The American public has the opportunity to influence the Administration’s Quadrennial Energy Review. Please read through the following to see how you can provide public or written comment in any number of cities throughout the Summer months.
Initiated in the opening days of 2014, the Department of Energy (DOE) and other agencies are now significantly underway in the comprehensive Quadrennial Energy Review (QER) process. The first annual element of the report—due in January, 2015—will focus on U.S. energy infrastructure. In additional to rail, pipeline, and waterborne transportation modes for energy, there will be significant focus on electricity transmission, storage and distribution – a system without which the other elements of our economy cannot function. The QER is intended to comprise a foundational document for future policy, one that will provide a wealth of new research and analyses, especially on the system risks, vulnerabilities, and gaps. The goal is to present today’s facts clearly and objectively so that bipartisan agreement can be reached on critical resource and policy questions that will yield the energy infrastructure for tomorrow. Hopefully, this will provide a basis for action, whether that means convincing Congress to enact legislation, prompting direct Executive action where existing law and policy allows, providing the basis for federal and state regulatory decision-making, or offering official legitimacy and momentum to private stakeholders and related parties who envision and would carry out a renewed build-out of a deteriorating system of energy infrastructure. Not to mention, the report should provide fresh perspective to those who might otherwise oppose such a needed build-out.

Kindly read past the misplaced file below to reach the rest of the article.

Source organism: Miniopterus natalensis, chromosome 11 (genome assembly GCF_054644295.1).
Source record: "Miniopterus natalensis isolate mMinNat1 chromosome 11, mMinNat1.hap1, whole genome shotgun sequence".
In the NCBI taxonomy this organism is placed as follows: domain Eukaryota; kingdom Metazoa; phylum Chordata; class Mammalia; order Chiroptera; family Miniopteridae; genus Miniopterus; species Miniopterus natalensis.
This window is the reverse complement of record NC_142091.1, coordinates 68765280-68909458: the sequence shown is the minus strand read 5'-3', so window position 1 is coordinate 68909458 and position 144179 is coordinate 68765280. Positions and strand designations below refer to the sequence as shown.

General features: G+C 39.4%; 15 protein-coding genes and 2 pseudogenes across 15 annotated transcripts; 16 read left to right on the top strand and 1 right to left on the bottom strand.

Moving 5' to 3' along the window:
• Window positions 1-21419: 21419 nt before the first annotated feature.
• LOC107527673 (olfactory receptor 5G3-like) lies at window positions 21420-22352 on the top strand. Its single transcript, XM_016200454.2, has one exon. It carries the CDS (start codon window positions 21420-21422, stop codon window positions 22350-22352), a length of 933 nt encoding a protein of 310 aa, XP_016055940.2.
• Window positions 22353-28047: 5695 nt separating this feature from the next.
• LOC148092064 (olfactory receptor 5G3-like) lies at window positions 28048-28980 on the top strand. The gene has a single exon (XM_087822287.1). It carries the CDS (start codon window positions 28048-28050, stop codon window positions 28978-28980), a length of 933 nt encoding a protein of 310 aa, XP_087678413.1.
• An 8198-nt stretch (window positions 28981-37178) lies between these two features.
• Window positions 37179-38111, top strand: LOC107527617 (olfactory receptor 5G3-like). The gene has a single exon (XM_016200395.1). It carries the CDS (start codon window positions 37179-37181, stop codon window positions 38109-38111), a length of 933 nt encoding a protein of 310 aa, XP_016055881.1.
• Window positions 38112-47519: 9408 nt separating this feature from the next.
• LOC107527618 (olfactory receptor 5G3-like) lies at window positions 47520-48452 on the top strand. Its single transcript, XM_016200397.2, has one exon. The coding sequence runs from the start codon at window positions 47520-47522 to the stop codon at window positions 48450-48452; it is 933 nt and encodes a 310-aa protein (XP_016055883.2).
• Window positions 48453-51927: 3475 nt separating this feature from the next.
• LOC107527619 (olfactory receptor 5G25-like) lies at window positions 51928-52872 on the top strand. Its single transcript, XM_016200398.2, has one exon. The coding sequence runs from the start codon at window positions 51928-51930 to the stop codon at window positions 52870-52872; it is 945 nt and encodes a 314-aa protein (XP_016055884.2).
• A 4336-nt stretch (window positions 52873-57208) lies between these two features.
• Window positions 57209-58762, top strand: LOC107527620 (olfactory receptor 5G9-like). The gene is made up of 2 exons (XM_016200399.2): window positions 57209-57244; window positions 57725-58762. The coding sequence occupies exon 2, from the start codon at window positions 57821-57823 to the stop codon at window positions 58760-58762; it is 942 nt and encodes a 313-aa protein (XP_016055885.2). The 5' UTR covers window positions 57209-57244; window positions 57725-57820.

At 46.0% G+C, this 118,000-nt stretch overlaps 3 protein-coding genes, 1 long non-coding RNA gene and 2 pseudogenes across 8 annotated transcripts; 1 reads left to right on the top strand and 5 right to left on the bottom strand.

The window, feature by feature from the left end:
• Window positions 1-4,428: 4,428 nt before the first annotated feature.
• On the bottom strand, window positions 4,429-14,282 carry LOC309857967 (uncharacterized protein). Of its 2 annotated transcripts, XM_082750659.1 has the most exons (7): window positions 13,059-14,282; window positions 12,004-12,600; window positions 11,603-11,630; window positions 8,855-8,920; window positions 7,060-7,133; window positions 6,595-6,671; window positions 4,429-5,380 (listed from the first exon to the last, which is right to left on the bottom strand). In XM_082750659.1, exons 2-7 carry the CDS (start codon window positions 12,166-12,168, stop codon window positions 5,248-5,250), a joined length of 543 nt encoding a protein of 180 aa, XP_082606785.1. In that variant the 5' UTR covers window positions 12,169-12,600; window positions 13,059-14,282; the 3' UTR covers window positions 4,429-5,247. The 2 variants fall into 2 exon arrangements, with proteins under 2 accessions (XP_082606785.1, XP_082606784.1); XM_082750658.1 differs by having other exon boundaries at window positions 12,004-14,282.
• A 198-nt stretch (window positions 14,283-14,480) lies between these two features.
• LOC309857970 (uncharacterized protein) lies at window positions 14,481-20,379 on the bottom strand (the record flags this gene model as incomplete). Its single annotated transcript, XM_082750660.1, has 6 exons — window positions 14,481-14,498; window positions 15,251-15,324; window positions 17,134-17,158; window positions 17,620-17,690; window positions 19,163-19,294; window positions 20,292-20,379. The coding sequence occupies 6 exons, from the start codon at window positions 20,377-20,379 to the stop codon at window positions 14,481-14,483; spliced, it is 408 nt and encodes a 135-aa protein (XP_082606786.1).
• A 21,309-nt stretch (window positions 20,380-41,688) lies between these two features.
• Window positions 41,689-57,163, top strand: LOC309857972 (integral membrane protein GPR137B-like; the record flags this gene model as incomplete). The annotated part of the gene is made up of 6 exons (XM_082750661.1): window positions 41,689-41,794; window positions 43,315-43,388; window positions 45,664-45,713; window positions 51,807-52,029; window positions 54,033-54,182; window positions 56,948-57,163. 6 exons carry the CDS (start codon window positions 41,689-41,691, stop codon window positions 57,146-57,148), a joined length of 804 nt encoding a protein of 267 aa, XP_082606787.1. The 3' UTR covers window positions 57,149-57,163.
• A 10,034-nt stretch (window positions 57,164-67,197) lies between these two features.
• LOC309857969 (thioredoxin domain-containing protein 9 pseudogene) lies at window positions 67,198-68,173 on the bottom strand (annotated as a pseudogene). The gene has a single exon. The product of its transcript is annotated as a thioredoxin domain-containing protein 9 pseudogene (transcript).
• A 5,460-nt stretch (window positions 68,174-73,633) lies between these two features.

The Administration has made very clear to us that it wants to hear from a diverse set of stakeholders as well as members of the general American public. Led by the DOE Office of Energy Policy and Systems Analysis as the QER Secretariat, it is in the course of a nationwide tour of public meetings in a set of diverse cities, each with a designated theme from among the energy infrastructure issues. If you or your organization are able, through expertise and experience, to bring perspective to electric grid needs or other infrastructure issues—whether local, state, regional or national—you should seriously consider attending one of the meetings and providing a 3 to 5 minute public comment, or submitting written comment to the DOE. Each meeting will feature invited panelists who will focus on a specific infrastructure issue, but that does not mean that public comment about different infrastructure topic, such as the need for an expanded, integrated clean energy grid, is excluded.
Below is a list of the upcoming meetings (at the bottom is a list of past meetings). You may click each link for more information. Americans for a Clean Energy Grid highly encourages your participation in these meetings. In order for the Administration to adequately capture and address the myriad needs of a nation with so many flavors in the QER, it will require insight from the experiences of its people.
If you do decide to submit comment, whether public or written, on electric transmission issues, Americans for a Clean Energy Grid is happy to review and help you finalize your comments. If interested in doing so, please e-mail Dustin Thaler.
UPCOMING QER MEETINGS
QER Public Meeting in Portland, OR: Electricity Transmission, Storage and Distribution – West
July 11, 2014 – 9:00 A.M. PDT
QER Public Meeting in Pittsburgh, PA: Natural Gas: Transmission, Storage and Distribution
July 21, 2014 – 9:00 A.M. EDT
QER Public Meeting in Cheyenne, WY: Infrastructure Siting
August 21, 2014